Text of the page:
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Kerala cops in a spot over CB revelation of SIMI camps on Kerala- TN border

Kerala cops in a spot over CB revelation of SIMI camps on Kerala- TN border

Author: Pioneer News Service
Publication: The Pioneer
Date: August 23, 2008

The revelation by the Crime Branch of the Gujarat Police on Saturday that banned Islamist outfit SIMI had held a full-fledged training camp at the jungles near Vagamon in the Kerala-Tamil Nadu border in Idukki district has put the Kerala Police in a spot though Home Minister Kodiyeri Balakrishnan tried to put up a brave face by saying the police had been in the know of this.

Balakrishnan said in Alappuzha on Saturday that Kerala Police was aware of the information revealed by the the Director General of Police, Gujarat with regard to the SIMI camp in the hill report of Vagamon. He said the police had known about the camps SIMI had held in Vagamon and Binanipuram off Kochi. The police had also started investigation with cases registered in this regard in Binanipuram and Mundakkayam, he said. He added that the police were trying to avoid delays in these investigations.

Balskrishnan said that complaints had come up about harassment of a particular minority community just when the police were about to nail some people. Some human rights organisations also had come out against the investigations, he said. He asked the rights groups to take a new position in the context of the new revelations by the Gujarat Police.

The Home Minister also said that some Malayalees going outside the State for several reasons had links with certain extremist outfits. But they were not working inside the State, he claimed.

However, top police officials remained tight-lipped about the revelation by the Gujarat Police on the pretext that they could not reveal anything for security reasons. Despite the confidence aired by the Home Minister, several of the officials sounded unsure about the situation. An official said that such things were not unknown.

"Even Chief Minister VS Achuthanandan had in his Independence Day speech said that extremists were operating in Kerala "overtly and covertly". We know of such things and we have been acting against them in our way," a top official protested.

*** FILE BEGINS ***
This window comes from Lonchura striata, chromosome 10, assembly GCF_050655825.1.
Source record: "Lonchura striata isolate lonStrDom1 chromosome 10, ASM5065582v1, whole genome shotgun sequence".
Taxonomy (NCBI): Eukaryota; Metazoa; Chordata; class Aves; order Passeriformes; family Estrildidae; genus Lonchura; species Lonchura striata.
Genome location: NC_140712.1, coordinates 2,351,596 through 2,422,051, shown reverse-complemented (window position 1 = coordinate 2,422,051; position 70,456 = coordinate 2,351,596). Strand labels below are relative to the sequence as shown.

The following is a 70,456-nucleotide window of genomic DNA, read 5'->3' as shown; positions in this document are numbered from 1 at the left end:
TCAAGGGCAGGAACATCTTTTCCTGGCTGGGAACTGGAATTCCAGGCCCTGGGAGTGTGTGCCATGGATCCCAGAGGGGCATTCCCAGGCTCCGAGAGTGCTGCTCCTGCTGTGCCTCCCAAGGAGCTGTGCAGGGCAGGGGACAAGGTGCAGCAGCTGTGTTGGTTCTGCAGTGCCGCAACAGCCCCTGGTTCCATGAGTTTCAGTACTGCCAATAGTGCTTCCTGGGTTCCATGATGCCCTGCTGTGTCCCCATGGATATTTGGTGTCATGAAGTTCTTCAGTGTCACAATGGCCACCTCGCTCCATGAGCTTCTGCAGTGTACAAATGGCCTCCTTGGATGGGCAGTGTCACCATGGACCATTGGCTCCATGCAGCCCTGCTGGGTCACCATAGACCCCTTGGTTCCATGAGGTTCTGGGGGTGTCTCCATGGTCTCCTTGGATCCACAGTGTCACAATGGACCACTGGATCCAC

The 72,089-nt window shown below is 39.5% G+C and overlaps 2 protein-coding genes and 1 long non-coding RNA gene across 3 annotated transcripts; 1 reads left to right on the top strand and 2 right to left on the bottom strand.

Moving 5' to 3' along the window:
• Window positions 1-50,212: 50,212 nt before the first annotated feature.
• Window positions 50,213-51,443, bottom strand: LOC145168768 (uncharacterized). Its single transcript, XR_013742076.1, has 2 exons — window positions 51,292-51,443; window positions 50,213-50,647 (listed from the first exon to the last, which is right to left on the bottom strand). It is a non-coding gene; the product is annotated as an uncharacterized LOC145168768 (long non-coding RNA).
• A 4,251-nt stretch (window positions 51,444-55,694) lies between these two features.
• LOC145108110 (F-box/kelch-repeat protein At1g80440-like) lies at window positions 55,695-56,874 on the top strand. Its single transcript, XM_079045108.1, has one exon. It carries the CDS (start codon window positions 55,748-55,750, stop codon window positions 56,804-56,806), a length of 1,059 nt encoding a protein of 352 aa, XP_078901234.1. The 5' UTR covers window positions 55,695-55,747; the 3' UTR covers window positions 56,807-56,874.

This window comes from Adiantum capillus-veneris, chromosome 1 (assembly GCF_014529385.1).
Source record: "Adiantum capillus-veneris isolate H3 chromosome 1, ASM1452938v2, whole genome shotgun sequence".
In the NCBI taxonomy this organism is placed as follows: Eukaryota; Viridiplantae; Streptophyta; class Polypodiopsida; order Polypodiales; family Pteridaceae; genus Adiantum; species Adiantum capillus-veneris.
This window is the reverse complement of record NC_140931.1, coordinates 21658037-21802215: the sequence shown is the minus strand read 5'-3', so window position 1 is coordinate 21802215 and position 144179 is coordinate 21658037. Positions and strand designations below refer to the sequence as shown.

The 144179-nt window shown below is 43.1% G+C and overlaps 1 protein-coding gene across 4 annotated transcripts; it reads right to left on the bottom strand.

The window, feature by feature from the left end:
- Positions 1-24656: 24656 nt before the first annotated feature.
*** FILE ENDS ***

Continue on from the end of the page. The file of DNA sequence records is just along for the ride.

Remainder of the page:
The DGP, Gujarat, said that SIMI operatives numbering between 40 and 50 had taken part in the two camps held at the jungles off Vagamon on December 8, 2007 and January 2008. He said that the operatives had undergone commando training here and bomb-making techniques from a foreign national.

He said that the SIMI activists had undergone training in jungle warfare, survival games to prepare for extreme conditions, rope training, etc. However, he did not go into the details due to security risks.

Certain retired top cops in the State suspected that political decisions were pulling the law-enforcers away from conducting searches for extremist elements. They said extremist incursions into Kerala, especially through the low-surveillance border areas in the bushy Idukki hills, were not unknown. They also said that political influences had several times held back sleuths from carrying out checks in the urban camps of these elements.

"Vagamon, with virtually no police surveillance, is an appropriate place for such training operations. This place with its meadow-like expanses of terrain is almost cut off from the world and keeping a watch for hostile elements is easy for those who undergo training here due to the peculiarity of the terrain," said a former police official who had worked in Idukki district earlier.

"Even gun-training can be conducted here without being noticed by the world outside due to two factors. One is the remoteness of the area and the second is the ever-blowing strong winds which would drown any sounds," he said. Vagamon is some 150 km southeast of Kochi city.

The Pioneer had earlier reported about presence of suspicious domestic and international elements in the border areas in Idukki district. Intelligence agencies had months back come to know about activities of hostile persons and groups in the area, but sources said that the top-brass of the State police had either remained complacent or were held back from acting by political influences.

Altaf Ahmed Khan, a Kashmiri youth and former operative of terror outfit Hizbul Mujahiddin, who was working at a carpet shop in Kumili in Idukki, had been arrested in January last. His associate Jehangir also had been taken into custody but was let off after interrogation as there had been no track records of his involvement in subversive activities.

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